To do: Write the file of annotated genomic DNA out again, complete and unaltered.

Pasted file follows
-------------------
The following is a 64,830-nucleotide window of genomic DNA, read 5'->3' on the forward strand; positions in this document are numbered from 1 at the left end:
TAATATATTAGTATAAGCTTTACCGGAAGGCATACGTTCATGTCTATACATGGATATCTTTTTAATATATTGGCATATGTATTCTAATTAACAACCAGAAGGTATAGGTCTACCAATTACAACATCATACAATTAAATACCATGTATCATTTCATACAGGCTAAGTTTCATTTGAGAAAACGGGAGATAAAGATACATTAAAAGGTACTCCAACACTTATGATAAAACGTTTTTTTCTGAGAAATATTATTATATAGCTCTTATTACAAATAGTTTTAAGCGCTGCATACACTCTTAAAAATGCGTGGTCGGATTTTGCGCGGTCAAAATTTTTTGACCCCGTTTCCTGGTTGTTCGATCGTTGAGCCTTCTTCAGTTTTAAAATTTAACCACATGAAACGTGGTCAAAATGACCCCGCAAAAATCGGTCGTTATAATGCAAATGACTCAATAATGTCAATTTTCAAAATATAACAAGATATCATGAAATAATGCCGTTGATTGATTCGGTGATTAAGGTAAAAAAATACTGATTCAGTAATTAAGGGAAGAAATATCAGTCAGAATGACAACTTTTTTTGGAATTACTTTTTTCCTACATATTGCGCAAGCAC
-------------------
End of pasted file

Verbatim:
The following is a 64,830-nucleotide window of genomic DNA, read 5'->3' on the forward strand; positions in this document are numbered from 1 at the left end:
TAATATATTAGTATAAGCTTTACCGGAAGGCATACGTTCATGTCTATACATGGATATCTTTTTAATATATTGGCATATGTATTCTAATTAACAACCAGAAGGTATAGGTCTACCAATTACAACATCATACAATTAAATACCATGTATCATTTCATACAGGCTAAGTTTCATTTGAGAAAACGGGAGATAAAGATACATTAAAAGGTACTCCAACACTTATGATAAAACGTTTTTTTCTGAGAAATATTATTATATAGCTCTTATTACAAATAGTTTTAAGCGCTGCATACACTCTTAAAAATGCGTGGTCGGATTTTGCGCGGTCAAAATTTTTTGACCCCGTTTCCTGGTTGTTCGATCGTTGAGCCTTCTTCAGTTTTAAAATTTAACCACATGAAACGTGGTCAAAATGACCCCGCAAAAATCGGTCGTTATAATGCAAATGACTCAATAATGTCAATTTTCAAAATATAACAAGATATCATGAAATAATGCCGTTGATTGATTCGGTGATTAAGGTAAAAAAATACTGATTCAGTAATTAAGGGAAGAAATATCAGTCAGAATGACAACTTTTTTTGGAATTACTTTTTTCCTACATATTGCGCAAGCAC